Simply put, if you're starting a business, you either need a budget or very rich and forgiving parents. It's easy for unforeseen costs to mount up and exceed the money you have available, which is why it's important to plan things out with a budget. This simple startup business budget template offers you a starting point for estimating the startup costs and funding needed for your new business.
Because it's a template, you can of course adjust it for the needs of your particular business. It comes pre-populated with a list of basic expense categories that apply to many businesses, some of which are often overlooked. Use it to plan for your fixed and monthly expenses, in order to get an overview of how much funding you will require for your business to stay solvent in your first year.
90% of startups fail, the vast majority of them within their first five years. And sure, some of those are just poor ideas, like online coffin-shaped toilets for dogs. But even a good idea isn't enough if you haven't budgeted correctly and run out of money.
Startups rely heavily on developing an MVP, but not all founders realize that this stands for Minimum Viable Product. It is important not to financially ruin your business by expending your full budget on baseball's 7-time National League MVP Barry Bonds.
In 2018, 82% of businesses that failed did so due to cash flow problems. Why don't we have a more recent statistic for last year? It's possible the business that collected and shared that information also failed due to cash flow problems. Cash flow: It's a serious problem.
Take a wild guess: How much money will it take to start your small business?
Actually, don't just guess wildly, that seems like a bad idea. Most creditors and employees don't appreciate it when you simply guess how much you owe them and whether you might be able to pay. When it comes to your finances, carefully-considered budgets are much better than wild guesses. Use this business budget spreadsheet to calculate the startup costs for your business so you can request funding, attract investors, and estimate when you’ll turn a profit.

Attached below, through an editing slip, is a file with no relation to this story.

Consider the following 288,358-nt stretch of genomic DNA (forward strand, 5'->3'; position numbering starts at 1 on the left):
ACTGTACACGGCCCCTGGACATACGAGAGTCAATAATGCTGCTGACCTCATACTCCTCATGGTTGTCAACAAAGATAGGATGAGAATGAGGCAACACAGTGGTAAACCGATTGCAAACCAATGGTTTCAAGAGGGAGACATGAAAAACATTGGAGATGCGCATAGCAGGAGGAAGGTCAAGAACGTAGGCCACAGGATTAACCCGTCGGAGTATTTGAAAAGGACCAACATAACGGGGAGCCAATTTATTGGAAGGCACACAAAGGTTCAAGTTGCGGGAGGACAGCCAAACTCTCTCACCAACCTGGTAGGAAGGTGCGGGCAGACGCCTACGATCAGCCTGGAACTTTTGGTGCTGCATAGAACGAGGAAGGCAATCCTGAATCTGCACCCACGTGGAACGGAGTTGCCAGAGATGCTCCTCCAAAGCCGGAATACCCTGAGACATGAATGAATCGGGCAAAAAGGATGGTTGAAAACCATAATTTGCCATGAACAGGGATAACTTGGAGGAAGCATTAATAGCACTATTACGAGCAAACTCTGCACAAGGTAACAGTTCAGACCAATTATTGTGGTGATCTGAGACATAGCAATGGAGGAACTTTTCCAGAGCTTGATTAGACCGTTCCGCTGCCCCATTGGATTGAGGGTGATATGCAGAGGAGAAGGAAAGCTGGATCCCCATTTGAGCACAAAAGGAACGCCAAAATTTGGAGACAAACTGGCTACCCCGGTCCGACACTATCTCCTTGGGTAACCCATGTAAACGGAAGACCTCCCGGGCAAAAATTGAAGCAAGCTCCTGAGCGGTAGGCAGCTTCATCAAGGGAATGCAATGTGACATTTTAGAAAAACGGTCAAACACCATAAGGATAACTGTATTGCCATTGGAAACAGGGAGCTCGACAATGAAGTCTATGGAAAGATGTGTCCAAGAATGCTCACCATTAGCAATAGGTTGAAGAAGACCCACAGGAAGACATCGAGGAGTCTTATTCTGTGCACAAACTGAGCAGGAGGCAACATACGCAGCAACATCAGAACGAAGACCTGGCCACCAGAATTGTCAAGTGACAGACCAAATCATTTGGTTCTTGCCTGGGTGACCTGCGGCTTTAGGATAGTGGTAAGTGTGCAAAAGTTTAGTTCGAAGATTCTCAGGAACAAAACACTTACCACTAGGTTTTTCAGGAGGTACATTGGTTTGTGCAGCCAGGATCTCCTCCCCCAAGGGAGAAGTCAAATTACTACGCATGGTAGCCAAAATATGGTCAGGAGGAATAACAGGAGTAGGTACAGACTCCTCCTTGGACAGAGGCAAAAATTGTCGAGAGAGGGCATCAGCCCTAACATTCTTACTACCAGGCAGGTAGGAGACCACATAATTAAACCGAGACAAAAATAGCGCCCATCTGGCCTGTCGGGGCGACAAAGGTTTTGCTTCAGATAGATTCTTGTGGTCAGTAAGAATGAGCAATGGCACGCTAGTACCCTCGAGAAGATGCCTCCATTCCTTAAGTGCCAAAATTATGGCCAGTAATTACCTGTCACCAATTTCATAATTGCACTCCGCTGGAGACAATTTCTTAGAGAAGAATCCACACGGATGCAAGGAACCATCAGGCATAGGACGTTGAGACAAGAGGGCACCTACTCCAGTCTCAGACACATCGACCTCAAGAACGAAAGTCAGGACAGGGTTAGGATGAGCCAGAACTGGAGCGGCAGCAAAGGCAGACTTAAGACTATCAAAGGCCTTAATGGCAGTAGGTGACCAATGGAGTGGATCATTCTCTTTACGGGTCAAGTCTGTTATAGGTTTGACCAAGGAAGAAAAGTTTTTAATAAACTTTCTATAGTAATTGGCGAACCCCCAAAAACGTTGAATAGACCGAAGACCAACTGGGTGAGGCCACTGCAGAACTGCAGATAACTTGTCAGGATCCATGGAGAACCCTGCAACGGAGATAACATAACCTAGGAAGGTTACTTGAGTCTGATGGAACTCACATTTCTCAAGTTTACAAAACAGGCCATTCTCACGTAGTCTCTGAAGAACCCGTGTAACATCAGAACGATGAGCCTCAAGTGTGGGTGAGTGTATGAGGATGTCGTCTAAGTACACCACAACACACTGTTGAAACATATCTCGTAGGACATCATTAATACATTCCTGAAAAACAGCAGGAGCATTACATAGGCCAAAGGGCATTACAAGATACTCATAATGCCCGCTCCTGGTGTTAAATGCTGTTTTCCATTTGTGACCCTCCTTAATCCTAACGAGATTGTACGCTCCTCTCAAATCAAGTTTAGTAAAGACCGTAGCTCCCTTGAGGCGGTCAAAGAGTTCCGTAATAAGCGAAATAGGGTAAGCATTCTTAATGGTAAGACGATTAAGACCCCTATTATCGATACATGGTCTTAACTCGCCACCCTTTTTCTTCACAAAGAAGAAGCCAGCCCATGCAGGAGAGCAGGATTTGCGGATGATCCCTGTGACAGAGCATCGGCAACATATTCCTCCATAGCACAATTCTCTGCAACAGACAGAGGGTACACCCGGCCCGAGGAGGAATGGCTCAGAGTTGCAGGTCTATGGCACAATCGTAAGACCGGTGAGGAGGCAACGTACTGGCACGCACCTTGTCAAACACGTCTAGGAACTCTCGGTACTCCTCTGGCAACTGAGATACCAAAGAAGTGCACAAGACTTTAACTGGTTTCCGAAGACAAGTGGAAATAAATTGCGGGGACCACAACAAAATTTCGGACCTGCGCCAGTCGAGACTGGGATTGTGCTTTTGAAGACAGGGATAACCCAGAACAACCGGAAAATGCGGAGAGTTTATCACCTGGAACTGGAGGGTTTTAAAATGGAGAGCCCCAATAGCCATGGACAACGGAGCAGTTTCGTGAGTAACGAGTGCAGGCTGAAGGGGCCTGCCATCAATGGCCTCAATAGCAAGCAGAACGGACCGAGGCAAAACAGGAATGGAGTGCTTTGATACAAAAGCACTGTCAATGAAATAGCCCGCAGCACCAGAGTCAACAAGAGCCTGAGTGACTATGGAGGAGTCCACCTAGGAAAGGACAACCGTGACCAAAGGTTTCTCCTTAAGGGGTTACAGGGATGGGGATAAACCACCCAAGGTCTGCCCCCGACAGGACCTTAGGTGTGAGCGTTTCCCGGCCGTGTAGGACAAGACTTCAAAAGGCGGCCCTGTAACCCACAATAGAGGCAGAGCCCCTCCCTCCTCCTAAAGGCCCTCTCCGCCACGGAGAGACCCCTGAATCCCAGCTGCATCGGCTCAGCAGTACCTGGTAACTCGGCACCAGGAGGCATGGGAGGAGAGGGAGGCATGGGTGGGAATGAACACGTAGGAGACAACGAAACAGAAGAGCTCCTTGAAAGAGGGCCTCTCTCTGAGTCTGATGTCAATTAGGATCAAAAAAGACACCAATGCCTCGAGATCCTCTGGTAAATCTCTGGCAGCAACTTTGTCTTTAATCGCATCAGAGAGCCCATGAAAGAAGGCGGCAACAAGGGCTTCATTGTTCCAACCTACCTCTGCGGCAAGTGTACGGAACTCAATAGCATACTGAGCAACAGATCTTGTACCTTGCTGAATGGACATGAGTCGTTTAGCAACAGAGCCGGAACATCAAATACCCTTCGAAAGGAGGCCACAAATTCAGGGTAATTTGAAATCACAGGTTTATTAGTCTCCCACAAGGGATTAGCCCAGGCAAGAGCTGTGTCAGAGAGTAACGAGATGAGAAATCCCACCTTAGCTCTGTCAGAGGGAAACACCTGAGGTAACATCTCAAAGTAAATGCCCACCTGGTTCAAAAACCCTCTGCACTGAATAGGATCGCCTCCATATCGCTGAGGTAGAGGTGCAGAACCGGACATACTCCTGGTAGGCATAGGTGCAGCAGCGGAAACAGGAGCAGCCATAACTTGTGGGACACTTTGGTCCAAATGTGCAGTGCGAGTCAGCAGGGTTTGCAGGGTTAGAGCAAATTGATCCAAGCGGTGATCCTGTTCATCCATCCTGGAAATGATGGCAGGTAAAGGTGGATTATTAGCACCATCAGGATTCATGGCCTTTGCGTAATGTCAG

This budget template is composed of two main sections: Costs, and Funding.
The Costs section is broken down into fixed expenses and monthly expenses. The list of expected fixed expenses includes common things you'll need to launch your own startup business, ranging from advertising and franchise fees, to computer equipment and permits and licenses. Note that because this is just a simple template, you will need to make adjustments for your particular industry.
Monthly expenses like rent, utilities, and salaries, are all tallied in their own section, and then that subtotal is multiplied by the number of months you have selected. If you need your initial funding to last for longer than 6 months, be sure to change the default month multiplier number.
The Funding section is broken down into Investor Funding, Financer Funding, and Other. Your total funding is then compared to your total startup costs, so you can see a bottom line of whether your funding is enough to cover your expenses, or whether you're in the red.
Further explanation is available on the About worksheet.
Some people say that starting a business isn't easy. But they're wrong; starting a business is as easy as declaring that you've started a business.
Starting a successful business that doesn't immediately collapse and run out of money, however, is much harder.
You need to know your market, pick a good location if you're not fully remote, secure funding, build an effective team, and carefully budget to ensure that you can cover your costs long enough for your business to become profitable. You're on your own for researching your market and picking a location. But here’s an Applicant Tracking Template to help you build an effective team.
Now when it comes to building a budget, some items can be easily forgotten if they're not on your mind. That's why it's helpful to have a business start up costs spreadsheet like this one: to make sure you've got all your expenses, both fixed and monthly, accounted for. And to make sure that your funding can cover them.
Most businesses. Or at least, most businesses that succeed. If your business has startup costs, budgeting to ensure you can pay those costs is basic good business practice. If your business has no costs, then you don't need a budget, and can soon become the richest elf in fairyland.